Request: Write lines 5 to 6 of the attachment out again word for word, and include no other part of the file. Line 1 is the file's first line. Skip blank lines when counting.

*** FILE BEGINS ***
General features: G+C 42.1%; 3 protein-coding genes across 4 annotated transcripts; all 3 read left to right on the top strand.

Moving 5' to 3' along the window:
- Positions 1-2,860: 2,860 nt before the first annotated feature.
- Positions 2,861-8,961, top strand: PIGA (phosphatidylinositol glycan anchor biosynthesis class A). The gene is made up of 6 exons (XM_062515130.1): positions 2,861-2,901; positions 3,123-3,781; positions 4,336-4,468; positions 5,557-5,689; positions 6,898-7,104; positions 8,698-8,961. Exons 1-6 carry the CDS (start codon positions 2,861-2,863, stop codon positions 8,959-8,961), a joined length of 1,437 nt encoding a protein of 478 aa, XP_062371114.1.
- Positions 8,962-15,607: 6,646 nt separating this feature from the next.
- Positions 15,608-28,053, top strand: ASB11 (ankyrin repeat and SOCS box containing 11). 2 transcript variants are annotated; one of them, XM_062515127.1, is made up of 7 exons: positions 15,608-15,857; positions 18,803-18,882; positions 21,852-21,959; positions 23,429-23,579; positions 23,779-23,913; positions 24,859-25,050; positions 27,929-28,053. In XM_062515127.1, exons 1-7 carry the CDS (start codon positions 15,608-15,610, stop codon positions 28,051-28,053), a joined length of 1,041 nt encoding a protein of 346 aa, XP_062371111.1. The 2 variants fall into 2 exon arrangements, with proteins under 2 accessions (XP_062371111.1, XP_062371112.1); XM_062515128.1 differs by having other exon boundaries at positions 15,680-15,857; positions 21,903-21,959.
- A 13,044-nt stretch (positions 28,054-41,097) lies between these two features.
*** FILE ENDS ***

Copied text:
- Positions 8,962-15,607: 6,646 nt separating this feature from the next.
- Positions 15,608-28,053, top strand: ASB11 (ankyrin repeat and SOCS box containing 11). 2 transcript variants are annotated; one of them, XM_062515127.1, is made up of 7 exons: positions 15,608-15,857; positions 18,803-18,882; positions 21,852-21,959; positions 23,429-23,579; positions 23,779-23,913; positions 24,859-25,050; positions 27,929-28,053. In XM_062515127.1, exons 1-7 carry the CDS (start codon positions 15,608-15,610, stop codon positions 28,051-28,053), a joined length of 1,041 nt encoding a protein of 346 aa, XP_062371111.1. The 2 variants fall into 2 exon arrangements, with proteins under 2 accessions (XP_062371111.1, XP_062371112.1); XM_062515128.1 differs by having other exon boundaries at positions 15,680-15,857; positions 21,903-21,959.